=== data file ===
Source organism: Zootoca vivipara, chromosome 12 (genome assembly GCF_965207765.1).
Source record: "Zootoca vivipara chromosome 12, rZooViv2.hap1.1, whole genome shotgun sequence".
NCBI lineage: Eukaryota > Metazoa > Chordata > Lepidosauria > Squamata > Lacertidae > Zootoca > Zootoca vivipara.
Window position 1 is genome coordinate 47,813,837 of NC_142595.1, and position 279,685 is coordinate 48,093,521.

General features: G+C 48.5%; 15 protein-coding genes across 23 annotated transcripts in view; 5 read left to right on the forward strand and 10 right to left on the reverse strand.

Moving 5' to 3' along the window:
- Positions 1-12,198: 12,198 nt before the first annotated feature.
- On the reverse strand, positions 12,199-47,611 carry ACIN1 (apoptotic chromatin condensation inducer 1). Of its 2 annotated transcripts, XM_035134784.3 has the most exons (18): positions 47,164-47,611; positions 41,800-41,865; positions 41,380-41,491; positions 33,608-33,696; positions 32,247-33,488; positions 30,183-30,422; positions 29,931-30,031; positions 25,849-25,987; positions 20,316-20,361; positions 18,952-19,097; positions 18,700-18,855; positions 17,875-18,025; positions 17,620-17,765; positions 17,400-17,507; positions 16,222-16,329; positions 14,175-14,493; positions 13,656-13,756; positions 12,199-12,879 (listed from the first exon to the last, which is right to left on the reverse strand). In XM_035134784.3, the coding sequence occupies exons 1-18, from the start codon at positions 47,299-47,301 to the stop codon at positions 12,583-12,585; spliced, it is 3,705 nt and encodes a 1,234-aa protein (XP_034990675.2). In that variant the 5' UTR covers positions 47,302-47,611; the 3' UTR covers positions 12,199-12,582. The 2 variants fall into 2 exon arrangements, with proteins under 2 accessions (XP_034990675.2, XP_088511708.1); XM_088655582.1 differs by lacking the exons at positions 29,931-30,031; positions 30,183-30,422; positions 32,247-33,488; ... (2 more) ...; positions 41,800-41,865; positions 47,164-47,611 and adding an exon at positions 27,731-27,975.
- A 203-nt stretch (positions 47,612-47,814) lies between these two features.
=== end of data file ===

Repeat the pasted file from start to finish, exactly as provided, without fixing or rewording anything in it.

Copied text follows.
Source organism: Zootoca vivipara, chromosome 12 (genome assembly GCF_965207765.1).
Source record: "Zootoca vivipara chromosome 12, rZooViv2.hap1.1, whole genome shotgun sequence".
NCBI lineage: Eukaryota > Metazoa > Chordata > Lepidosauria > Squamata > Lacertidae > Zootoca > Zootoca vivipara.
Window position 1 is genome coordinate 47,813,837 of NC_142595.1, and position 279,685 is coordinate 48,093,521.

General features: G+C 48.5%; 15 protein-coding genes across 23 annotated transcripts in view; 5 read left to right on the forward strand and 10 right to left on the reverse strand.

Moving 5' to 3' along the window:
- Positions 1-12,198: 12,198 nt before the first annotated feature.
- On the reverse strand, positions 12,199-47,611 carry ACIN1 (apoptotic chromatin condensation inducer 1). Of its 2 annotated transcripts, XM_035134784.3 has the most exons (18): positions 47,164-47,611; positions 41,800-41,865; positions 41,380-41,491; positions 33,608-33,696; positions 32,247-33,488; positions 30,183-30,422; positions 29,931-30,031; positions 25,849-25,987; positions 20,316-20,361; positions 18,952-19,097; positions 18,700-18,855; positions 17,875-18,025; positions 17,620-17,765; positions 17,400-17,507; positions 16,222-16,329; positions 14,175-14,493; positions 13,656-13,756; positions 12,199-12,879 (listed from the first exon to the last, which is right to left on the reverse strand). In XM_035134784.3, the coding sequence occupies exons 1-18, from the start codon at positions 47,299-47,301 to the stop codon at positions 12,583-12,585; spliced, it is 3,705 nt and encodes a 1,234-aa protein (XP_034990675.2). In that variant the 5' UTR covers positions 47,302-47,611; the 3' UTR covers positions 12,199-12,582. The 2 variants fall into 2 exon arrangements, with proteins under 2 accessions (XP_034990675.2, XP_088511708.1); XM_088655582.1 differs by lacking the exons at positions 29,931-30,031; positions 30,183-30,422; positions 32,247-33,488; ... (2 more) ...; positions 41,800-41,865; positions 47,164-47,611 and adding an exon at positions 27,731-27,975.
- A 203-nt stretch (positions 47,612-47,814) lies between these two features.